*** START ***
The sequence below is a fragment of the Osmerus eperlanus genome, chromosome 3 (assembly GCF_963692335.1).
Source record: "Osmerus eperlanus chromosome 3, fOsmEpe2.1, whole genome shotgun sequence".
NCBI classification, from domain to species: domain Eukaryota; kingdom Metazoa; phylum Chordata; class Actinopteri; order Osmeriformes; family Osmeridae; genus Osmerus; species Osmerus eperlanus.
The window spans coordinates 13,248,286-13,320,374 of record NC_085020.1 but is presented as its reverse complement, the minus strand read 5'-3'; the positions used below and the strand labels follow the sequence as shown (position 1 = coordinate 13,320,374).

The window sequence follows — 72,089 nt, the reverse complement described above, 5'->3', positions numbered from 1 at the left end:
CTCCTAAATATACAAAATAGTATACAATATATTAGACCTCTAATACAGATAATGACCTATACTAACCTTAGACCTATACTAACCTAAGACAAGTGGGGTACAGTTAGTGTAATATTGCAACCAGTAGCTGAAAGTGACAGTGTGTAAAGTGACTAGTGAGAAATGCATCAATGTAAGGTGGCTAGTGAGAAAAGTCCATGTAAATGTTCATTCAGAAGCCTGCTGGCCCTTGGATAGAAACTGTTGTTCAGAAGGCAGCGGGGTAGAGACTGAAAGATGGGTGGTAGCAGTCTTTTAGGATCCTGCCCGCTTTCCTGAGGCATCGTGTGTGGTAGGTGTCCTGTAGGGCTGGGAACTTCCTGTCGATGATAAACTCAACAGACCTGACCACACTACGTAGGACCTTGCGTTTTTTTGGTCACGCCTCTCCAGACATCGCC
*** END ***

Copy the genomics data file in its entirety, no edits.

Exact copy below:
The sequence below is a fragment of the Osmerus eperlanus genome, chromosome 3 (assembly GCF_963692335.1).
Source record: "Osmerus eperlanus chromosome 3, fOsmEpe2.1, whole genome shotgun sequence".
NCBI classification, from domain to species: domain Eukaryota; kingdom Metazoa; phylum Chordata; class Actinopteri; order Osmeriformes; family Osmeridae; genus Osmerus; species Osmerus eperlanus.
The window spans coordinates 13,248,286-13,320,374 of record NC_085020.1 but is presented as its reverse complement, the minus strand read 5'-3'; the positions used below and the strand labels follow the sequence as shown (position 1 = coordinate 13,320,374).

The window sequence follows — 72,089 nt, the reverse complement described above, 5'->3', positions numbered from 1 at the left end:
CTCCTAAATATACAAAATAGTATACAATATATTAGACCTCTAATACAGATAATGACCTATACTAACCTTAGACCTATACTAACCTAAGACAAGTGGGGTACAGTTAGTGTAATATTGCAACCAGTAGCTGAAAGTGACAGTGTGTAAAGTGACTAGTGAGAAATGCATCAATGTAAGGTGGCTAGTGAGAAAAGTCCATGTAAATGTTCATTCAGAAGCCTGCTGGCCCTTGGATAGAAACTGTTGTTCAGAAGGCAGCGGGGTAGAGACTGAAAGATGGGTGGTAGCAGTCTTTTAGGATCCTGCCCGCTTTCCTGAGGCATCGTGTGTGGTAGGTGTCCTGTAGGGCTGGGAACTTCCTGTCGATGATAAACTCAACAGACCTGACCACACTACGTAGGACCTTGCGTTTTTTTGGTCACGCCTCTCCAGACATCGCC